The textual and theoretical analysis on religion, capitalism and modernity as the resultant fusion of religion and politics on the one hand and the ethnocentric bias that permeated and still permeates western scholarship is being challenged by the intellectual elite from outside Europe. Valeria Saggiomo’s paper on Islamic NGOs and their notion of development provides an excellent introduction into the intricate relations between Islam and Capitalism. Saggiomo´s paper is divided into two parts. The first part deals with the current discourse on Islam and capitalism where the subject is broached by Muslim theoreticians. The second part deals with the Islamic/Muslim international NGOs and their notions of development as these are reflected in Somalia. Both parts of the paper deal with Islam and capitalism or rather the capitalist mode of production.

Saggiomo´s paper demonstrates that our knowledge on Islam and Capitalism is much richer than what it was when Maxime Rodinson produced his masterpiece on the subject [Rodinson, 1966]. It can be argued that the Islamic NGOs were blueprints of the Western International NGOs, but that would be far from the truth. The principles that guide Islamic international NGOs are firmly anchored in the tenets of Islam as she explained in a previous work [Saggiomo, V., 2011]. Notions of development that have been put forward by scholars deeply imbued in Islam (as opposed to Max Weber whose knowledge of Islam was based on secondary readings) are not different from those developed in the Western hemisphere with its knowledge ecology.

Daria Zizzola´s essay focuses on how Islam is being used as an instrument for the development of alternative capitalism. The issues that Zizzola tackles could indeed be considered as pointers to an alternative development where the basic tenets of Islam (Zakat and Awqaf – alms and charitable endowments respectively) [Habib, A., 2004, 2007] are fused with the financial resources pouring from the Diaspora and International Aid. Somaliland has yet to gain an international recognition of statehood although it had existed as a de facto independent state since 1991.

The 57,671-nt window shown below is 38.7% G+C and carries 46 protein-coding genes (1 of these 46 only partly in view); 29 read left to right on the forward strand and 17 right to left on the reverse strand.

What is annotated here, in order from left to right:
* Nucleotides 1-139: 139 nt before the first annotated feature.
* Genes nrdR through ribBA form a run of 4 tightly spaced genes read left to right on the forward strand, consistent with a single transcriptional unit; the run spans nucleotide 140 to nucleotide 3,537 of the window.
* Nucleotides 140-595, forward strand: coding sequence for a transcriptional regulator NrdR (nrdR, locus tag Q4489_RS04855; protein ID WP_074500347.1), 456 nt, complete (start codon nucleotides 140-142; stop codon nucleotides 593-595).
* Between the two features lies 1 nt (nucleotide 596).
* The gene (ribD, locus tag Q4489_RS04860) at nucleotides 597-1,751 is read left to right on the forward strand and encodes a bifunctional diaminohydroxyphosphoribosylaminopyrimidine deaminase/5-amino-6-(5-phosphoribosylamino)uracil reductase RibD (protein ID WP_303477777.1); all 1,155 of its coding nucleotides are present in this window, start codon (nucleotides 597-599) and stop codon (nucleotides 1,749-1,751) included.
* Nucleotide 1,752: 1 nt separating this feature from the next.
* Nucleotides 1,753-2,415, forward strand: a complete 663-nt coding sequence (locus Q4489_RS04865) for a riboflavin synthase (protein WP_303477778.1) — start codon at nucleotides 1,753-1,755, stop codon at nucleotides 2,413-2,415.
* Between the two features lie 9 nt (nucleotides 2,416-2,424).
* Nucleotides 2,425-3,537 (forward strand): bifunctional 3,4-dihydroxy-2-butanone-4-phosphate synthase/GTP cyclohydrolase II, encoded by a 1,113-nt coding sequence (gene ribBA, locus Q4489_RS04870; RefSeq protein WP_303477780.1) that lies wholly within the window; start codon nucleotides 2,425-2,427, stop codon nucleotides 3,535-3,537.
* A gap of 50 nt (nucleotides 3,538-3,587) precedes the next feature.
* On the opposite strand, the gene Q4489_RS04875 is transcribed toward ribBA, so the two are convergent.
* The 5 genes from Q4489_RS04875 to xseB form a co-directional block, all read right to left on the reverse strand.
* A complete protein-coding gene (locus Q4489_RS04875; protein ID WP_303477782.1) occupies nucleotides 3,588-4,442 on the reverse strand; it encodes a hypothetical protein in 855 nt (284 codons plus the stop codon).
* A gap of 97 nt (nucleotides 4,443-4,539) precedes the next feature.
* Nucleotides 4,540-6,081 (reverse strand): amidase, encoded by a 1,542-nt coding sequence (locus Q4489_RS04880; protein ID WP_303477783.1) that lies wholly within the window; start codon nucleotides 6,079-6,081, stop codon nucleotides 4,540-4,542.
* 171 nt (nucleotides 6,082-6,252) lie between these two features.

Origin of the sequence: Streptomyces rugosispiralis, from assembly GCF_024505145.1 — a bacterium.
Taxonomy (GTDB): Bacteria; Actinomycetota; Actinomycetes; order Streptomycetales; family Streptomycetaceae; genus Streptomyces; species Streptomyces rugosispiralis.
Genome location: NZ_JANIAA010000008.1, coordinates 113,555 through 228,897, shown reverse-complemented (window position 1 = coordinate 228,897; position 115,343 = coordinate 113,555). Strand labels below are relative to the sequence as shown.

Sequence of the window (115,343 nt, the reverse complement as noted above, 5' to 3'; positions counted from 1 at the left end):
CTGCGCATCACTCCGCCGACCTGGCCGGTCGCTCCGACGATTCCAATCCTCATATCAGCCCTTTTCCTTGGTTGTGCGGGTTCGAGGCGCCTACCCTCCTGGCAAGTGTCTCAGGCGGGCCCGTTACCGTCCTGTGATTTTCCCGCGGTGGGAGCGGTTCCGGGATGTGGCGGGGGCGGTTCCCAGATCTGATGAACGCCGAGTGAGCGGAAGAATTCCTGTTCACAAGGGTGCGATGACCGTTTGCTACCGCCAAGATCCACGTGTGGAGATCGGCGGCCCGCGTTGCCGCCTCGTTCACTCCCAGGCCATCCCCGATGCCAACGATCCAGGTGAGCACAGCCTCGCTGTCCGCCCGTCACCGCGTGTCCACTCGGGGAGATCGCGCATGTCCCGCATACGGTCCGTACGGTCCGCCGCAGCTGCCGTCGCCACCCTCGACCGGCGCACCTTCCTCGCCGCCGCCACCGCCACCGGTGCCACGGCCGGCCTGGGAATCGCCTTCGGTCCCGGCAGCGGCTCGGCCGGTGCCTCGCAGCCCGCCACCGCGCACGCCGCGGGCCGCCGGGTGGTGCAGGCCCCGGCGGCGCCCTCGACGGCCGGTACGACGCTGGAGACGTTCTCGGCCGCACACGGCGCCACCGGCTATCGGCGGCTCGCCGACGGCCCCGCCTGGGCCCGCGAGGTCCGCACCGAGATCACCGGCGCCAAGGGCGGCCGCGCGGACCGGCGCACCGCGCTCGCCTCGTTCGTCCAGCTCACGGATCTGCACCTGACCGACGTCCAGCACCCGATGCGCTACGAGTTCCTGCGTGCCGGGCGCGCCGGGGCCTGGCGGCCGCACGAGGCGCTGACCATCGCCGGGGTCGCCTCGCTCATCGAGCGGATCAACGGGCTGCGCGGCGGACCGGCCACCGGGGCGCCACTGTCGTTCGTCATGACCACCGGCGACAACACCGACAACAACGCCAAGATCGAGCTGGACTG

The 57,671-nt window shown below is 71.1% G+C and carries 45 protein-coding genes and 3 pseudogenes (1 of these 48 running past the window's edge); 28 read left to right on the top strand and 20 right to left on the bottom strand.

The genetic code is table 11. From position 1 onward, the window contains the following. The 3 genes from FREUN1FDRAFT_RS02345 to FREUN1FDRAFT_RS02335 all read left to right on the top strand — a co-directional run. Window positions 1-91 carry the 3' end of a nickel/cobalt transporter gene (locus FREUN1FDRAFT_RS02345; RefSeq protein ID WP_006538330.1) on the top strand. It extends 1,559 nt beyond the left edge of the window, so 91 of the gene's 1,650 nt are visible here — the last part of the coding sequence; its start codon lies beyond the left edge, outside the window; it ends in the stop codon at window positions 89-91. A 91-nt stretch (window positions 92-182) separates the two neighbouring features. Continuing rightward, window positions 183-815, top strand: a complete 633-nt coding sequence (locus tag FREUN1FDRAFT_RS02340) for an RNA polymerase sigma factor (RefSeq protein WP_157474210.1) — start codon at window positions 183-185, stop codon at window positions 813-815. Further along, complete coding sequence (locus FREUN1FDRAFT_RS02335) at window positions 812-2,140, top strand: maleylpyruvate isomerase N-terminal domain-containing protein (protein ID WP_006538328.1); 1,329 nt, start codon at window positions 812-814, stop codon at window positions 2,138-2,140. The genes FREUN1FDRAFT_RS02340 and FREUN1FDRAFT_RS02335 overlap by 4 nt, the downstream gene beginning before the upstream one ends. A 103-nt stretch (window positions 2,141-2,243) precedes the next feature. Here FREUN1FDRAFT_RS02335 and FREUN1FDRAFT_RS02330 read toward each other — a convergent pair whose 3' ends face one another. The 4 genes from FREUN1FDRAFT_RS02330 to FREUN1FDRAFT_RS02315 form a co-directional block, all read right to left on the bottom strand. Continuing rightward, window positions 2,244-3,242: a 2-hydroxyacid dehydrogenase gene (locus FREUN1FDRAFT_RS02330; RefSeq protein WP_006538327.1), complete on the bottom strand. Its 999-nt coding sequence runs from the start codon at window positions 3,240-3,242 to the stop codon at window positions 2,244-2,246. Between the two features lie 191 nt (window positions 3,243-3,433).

The failure or reluctance of the International community to recognise Somaliland as an independent state has not always been negative. The Somali people are forced to make the best use of the situation they find themselves and have hence been forced to develop the economy and the society along values and policies from multiple sources, the main of which is Islam.

Zizzola reconstructs the organisation of the health sector in an environment with many external actors but with very little presence of governmental apparatus. The result is the Manhal Specialised Hospital within the Hargeysa General Hospital. Managed and run by a non profit association, the Manhal Hospital has succeeded to access funds from many different sources and thus provide a service to the entire community. Patients pay according to their ability and those who are unable to afford are taken care free of charge.

It is the combination of the teaching of Islam (put in practice through Zakat and Awqaf) and the inner logic of private accumulation and the considerable presence of international aid that are the prime movers of the development process taking place in Somaliland. The absence of government and governmental apparatus do certainly affect the quality and spread of the service both in education and health but the general situation is not as bleak as one might imagine.

Karin Pallaver´s essay explores the economic bases of Eastern African Muslim communities before the direct European colonial assault. Well organised and executed, Pallaver demonstrates that the East African coast (already Islamized by the beginning of the second millennium) was an integral part of the Indian Ocean Trade networks. Goods were imported and exported, wealth was made but not in a scale that would enable us to carry out deep studies on social structures as a result of trade and economic exchanges with the Indian Ocean World.